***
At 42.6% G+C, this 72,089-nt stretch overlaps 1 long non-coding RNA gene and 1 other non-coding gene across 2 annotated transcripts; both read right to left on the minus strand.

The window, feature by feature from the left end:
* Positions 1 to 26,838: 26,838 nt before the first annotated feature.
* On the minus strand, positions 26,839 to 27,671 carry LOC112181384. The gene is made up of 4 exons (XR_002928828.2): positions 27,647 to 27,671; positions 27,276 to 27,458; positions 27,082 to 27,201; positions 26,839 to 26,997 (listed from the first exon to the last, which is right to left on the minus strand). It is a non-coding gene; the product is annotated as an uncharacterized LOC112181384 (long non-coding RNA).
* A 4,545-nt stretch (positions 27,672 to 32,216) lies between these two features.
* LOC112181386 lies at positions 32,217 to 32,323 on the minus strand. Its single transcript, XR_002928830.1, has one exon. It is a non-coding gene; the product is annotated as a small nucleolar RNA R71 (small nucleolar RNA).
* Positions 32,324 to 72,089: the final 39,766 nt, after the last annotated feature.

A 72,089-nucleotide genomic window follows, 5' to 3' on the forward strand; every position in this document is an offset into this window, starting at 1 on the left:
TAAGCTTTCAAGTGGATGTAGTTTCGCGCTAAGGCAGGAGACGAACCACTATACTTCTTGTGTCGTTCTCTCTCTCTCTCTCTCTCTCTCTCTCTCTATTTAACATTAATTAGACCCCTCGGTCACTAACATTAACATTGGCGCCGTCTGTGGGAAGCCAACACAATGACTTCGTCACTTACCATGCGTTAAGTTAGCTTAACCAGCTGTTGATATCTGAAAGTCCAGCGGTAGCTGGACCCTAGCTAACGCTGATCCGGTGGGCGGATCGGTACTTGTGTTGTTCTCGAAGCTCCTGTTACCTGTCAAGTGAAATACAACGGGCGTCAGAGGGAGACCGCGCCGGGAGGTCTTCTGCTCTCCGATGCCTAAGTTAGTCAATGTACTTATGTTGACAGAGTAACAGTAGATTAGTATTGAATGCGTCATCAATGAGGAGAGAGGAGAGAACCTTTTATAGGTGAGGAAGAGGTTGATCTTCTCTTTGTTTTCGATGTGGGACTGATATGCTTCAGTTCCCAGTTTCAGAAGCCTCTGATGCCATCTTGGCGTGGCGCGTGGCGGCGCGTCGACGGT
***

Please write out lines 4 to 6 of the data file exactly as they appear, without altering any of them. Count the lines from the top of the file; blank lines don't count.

* On the minus strand, positions 26,839 to 27,671 carry LOC112181384. The gene is made up of 4 exons (XR_002928828.2): positions 27,647 to 27,671; positions 27,276 to 27,458; positions 27,082 to 27,201; positions 26,839 to 26,997 (listed from the first exon to the last, which is right to left on the minus strand). It is a non-coding gene; the product is annotated as an uncharacterized LOC112181384 (long non-coding RNA).
* A 4,545-nt stretch (positions 27,672 to 32,216) lies between these two features.
* LOC112181386 lies at positions 32,217 to 32,323 on the minus strand. Its single transcript, XR_002928830.1, has one exon. It is a non-coding gene; the product is annotated as a small nucleolar RNA R71 (small nucleolar RNA).